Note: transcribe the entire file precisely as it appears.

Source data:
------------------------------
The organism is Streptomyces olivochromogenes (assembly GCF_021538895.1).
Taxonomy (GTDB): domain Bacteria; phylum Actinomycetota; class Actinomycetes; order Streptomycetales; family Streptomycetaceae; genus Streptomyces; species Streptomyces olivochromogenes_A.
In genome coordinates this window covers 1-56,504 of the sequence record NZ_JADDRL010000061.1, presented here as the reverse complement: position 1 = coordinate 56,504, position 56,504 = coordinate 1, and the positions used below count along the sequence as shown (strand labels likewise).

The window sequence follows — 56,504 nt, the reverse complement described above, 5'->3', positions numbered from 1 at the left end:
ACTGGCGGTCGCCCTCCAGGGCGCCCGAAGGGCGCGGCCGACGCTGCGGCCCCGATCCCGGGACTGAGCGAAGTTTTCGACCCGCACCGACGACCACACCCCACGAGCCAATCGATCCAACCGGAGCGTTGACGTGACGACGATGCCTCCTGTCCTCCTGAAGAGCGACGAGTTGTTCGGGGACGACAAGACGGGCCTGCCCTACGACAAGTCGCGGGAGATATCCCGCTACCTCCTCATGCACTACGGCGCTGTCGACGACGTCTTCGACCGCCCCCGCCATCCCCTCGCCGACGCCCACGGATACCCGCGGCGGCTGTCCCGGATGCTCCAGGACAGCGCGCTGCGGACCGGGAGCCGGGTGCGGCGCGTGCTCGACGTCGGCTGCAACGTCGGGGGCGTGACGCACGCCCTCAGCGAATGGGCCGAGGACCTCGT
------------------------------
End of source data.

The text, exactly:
The organism is Streptomyces olivochromogenes (assembly GCF_021538895.1).
Taxonomy (GTDB): domain Bacteria; phylum Actinomycetota; class Actinomycetes; order Streptomycetales; family Streptomycetaceae; genus Streptomyces; species Streptomyces olivochromogenes_A.
In genome coordinates this window covers 1-56,504 of the sequence record NZ_JADDRL010000061.1, presented here as the reverse complement: position 1 = coordinate 56,504, position 56,504 = coordinate 1, and the positions used below count along the sequence as shown (strand labels likewise).

The window sequence follows — 56,504 nt, the reverse complement described above, 5'->3', positions numbered from 1 at the left end:
ACTGGCGGTCGCCCTCCAGGGCGCCCGAAGGGCGCGGCCGACGCTGCGGCCCCGATCCCGGGACTGAGCGAAGTTTTCGACCCGCACCGACGACCACACCCCACGAGCCAATCGATCCAACCGGAGCGTTGACGTGACGACGATGCCTCCTGTCCTCCTGAAGAGCGACGAGTTGTTCGGGGACGACAAGACGGGCCTGCCCTACGACAAGTCGCGGGAGATATCCCGCTACCTCCTCATGCACTACGGCGCTGTCGACGACGTCTTCGACCGCCCCCGCCATCCCCTCGCCGACGCCCACGGATACCCGCGGCGGCTGTCCCGGATGCTCCAGGACAGCGCGCTGCGGACCGGGAGCCGGGTGCGGCGCGTGCTCGACGTCGGCTGCAACGTCGGGGGCGTGACGCACGCCCTCAGCGAATGGGCCGAGGACCTCGT